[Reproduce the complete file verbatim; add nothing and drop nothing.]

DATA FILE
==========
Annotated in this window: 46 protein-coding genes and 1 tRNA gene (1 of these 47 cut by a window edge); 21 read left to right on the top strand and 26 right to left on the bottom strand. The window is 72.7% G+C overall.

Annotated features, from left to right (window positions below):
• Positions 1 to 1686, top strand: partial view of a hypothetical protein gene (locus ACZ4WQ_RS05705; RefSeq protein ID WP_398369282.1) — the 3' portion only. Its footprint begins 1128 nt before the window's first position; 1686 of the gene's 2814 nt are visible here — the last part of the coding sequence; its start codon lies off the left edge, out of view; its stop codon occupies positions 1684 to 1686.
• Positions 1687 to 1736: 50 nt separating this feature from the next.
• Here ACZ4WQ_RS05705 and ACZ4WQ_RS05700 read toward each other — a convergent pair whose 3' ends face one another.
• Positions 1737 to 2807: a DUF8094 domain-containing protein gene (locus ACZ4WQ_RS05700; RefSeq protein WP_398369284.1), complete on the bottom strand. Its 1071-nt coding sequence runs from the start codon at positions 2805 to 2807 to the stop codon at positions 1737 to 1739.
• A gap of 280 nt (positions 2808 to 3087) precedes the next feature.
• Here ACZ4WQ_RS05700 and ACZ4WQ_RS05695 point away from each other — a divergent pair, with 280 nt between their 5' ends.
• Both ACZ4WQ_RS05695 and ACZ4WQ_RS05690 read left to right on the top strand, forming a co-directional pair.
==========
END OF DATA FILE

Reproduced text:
Annotated in this window: 46 protein-coding genes and 1 tRNA gene (1 of these 47 cut by a window edge); 21 read left to right on the top strand and 26 right to left on the bottom strand. The window is 72.7% G+C overall.

Annotated features, from left to right (window positions below):
• Positions 1 to 1686, top strand: partial view of a hypothetical protein gene (locus ACZ4WQ_RS05705; RefSeq protein ID WP_398369282.1) — the 3' portion only. Its footprint begins 1128 nt before the window's first position; 1686 of the gene's 2814 nt are visible here — the last part of the coding sequence; its start codon lies off the left edge, out of view; its stop codon occupies positions 1684 to 1686.
• Positions 1687 to 1736: 50 nt separating this feature from the next.
• Here ACZ4WQ_RS05705 and ACZ4WQ_RS05700 read toward each other — a convergent pair whose 3' ends face one another.
• Positions 1737 to 2807: a DUF8094 domain-containing protein gene (locus ACZ4WQ_RS05700; RefSeq protein WP_398369284.1), complete on the bottom strand. Its 1071-nt coding sequence runs from the start codon at positions 2805 to 2807 to the stop codon at positions 1737 to 1739.
• A gap of 280 nt (positions 2808 to 3087) precedes the next feature.
• Here ACZ4WQ_RS05700 and ACZ4WQ_RS05695 point away from each other — a divergent pair, with 280 nt between their 5' ends.
• Both ACZ4WQ_RS05695 and ACZ4WQ_RS05690 read left to right on the top strand, forming a co-directional pair.